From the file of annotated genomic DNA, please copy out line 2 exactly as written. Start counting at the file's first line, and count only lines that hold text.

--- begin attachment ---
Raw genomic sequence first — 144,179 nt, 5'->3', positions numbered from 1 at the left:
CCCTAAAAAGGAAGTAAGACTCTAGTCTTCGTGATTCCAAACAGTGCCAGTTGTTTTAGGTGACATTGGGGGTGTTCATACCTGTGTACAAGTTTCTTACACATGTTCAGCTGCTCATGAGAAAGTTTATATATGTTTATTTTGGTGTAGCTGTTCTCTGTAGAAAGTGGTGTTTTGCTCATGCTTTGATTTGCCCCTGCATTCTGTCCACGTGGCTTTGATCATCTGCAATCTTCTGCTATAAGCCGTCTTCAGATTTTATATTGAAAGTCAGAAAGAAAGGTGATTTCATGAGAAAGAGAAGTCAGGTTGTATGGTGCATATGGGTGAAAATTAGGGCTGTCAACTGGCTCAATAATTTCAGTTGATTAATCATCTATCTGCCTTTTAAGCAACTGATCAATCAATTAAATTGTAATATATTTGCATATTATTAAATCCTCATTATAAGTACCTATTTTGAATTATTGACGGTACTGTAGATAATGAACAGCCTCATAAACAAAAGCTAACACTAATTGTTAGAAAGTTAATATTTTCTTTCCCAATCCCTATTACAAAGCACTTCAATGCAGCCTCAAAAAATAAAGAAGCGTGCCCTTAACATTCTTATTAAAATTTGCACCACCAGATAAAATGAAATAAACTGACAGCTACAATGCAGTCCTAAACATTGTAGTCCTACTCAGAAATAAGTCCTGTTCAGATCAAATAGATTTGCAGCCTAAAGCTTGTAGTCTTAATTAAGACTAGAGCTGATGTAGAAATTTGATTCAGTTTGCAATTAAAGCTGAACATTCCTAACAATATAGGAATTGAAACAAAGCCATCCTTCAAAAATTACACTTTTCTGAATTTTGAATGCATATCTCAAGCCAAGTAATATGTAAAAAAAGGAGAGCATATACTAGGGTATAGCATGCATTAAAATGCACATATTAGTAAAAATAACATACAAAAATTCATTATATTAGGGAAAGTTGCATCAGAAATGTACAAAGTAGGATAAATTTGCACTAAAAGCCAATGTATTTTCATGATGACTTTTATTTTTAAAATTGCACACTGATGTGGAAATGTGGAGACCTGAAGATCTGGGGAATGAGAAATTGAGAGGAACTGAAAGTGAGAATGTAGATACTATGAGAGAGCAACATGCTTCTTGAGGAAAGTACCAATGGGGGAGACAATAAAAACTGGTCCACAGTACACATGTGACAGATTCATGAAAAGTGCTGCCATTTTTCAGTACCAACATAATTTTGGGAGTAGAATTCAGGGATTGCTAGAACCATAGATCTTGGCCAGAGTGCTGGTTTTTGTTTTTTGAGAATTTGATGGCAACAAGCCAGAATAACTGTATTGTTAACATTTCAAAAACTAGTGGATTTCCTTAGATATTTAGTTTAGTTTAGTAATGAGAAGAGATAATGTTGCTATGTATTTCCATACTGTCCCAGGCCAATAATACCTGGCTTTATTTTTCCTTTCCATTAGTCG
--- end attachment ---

CCCTAAAAAGGAAGTAAGACTCTAGTCTTCGTGATTCCAAACAGTGCCAGTTGTTTTAGGTGACATTGGGGGTGTTCATACCTGTGTACAAGTTTCTTACACATGTTCAGCTGCTCATGAGAAAGTTTATATATGTTTATTTTGGTGTAGCTGTTCTCTGTAGAAAGTGGTGTTTTGCTCATGCTTTGATTTGCCCCTGCATTCTGTCCACGTGGCTTTGATCATCTGCAATCTTCTGCTATAAGCCGTCTTCAGATTTTATATTGAAAGTCAGAAAGAAAGGTGATTTCATGAGAAAGAGAAGTCAGGTTGTATGGTGCATATGGGTGAAAATTAGGGCTGTCAACTGGCTCAATAATTTCAGTTGATTAATCATCTATCTGCCTTTTAAGCAACTGATCAATCAATTAAATTGTAATATATTTGCATATTATTAAATCCTCATTATAAGTACCTATTTTGAATTATTGACGGTACTGTAGATAATGAACAGCCTCATAAACAAAAGCTAACACTAATTGTTAGAAAGTTAATATTTTCTTTCCCAATCCCTATTACAAAGCACTTCAATGCAGCCTCAAAAAATAAAGAAGCGTGCCCTTAACATTCTTATTAAAATTTGCACCACCAGATAAAATGAAATAAACTGACAGCTACAATGCAGTCCTAAACATTGTAGTCCTACTCAGAAATAAGTCCTGTTCAGATCAAATAGATTTGCAGCCTAAAGCTTGTAGTCTTAATTAAGACTAGAGCTGATGTAGAAATTTGATTCAGTTTGCAATTAAAGCTGAACATTCCTAACAATATAGGAATTGAAACAAAGCCATCCTTCAAAAATTACACTTTTCTGAATTTTGAATGCATATCTCAAGCCAAGTAATATGTAAAAAAAGGAGAGCATATACTAGGGTATAGCATGCATTAAAATGCACATATTAGTAAAAATAACATACAAAAATTCATTATATTAGGGAAAGTTGCATCAGAAATGTACAAAGTAGGATAAATTTGCACTAAAAGCCAATGTATTTTCATGATGACTTTTATTTTTAAAATTGCACACTGATGTGGAAATGTGGAGACCTGAAGATCTGGGGAATGAGAAATTGAGAGGAACTGAAAGTGAGAATGTAGATACTATGAGAGAGCAACATGCTTCTTGAGGAAAGTACCAATGGGGGAGACAATAAAAACTGGTCCACAGTACACATGTGACAGATTCATGAAAAGTGCTGCCATTTTTCAGTACCAACATAATTTTGGGAGTAGAATTCAGGGATTGCTAGAACCATAGATCTTGGCCAGAGTGCTGGTTTTTGTTTTTTGAGAATTTGATGGCAACAAGCCAGAATAACTGTATTGTTAACATTTCAAAAACTAGTGGATTTCCTTAGATATTTAGTTTAGTTTAGTAATGAGAAGAGATAATGTTGCTATGTATTTCCATACTGTCCCAGGCCAATAATACCTGGCTTTATTTTTCCTTTCCATTAGTCG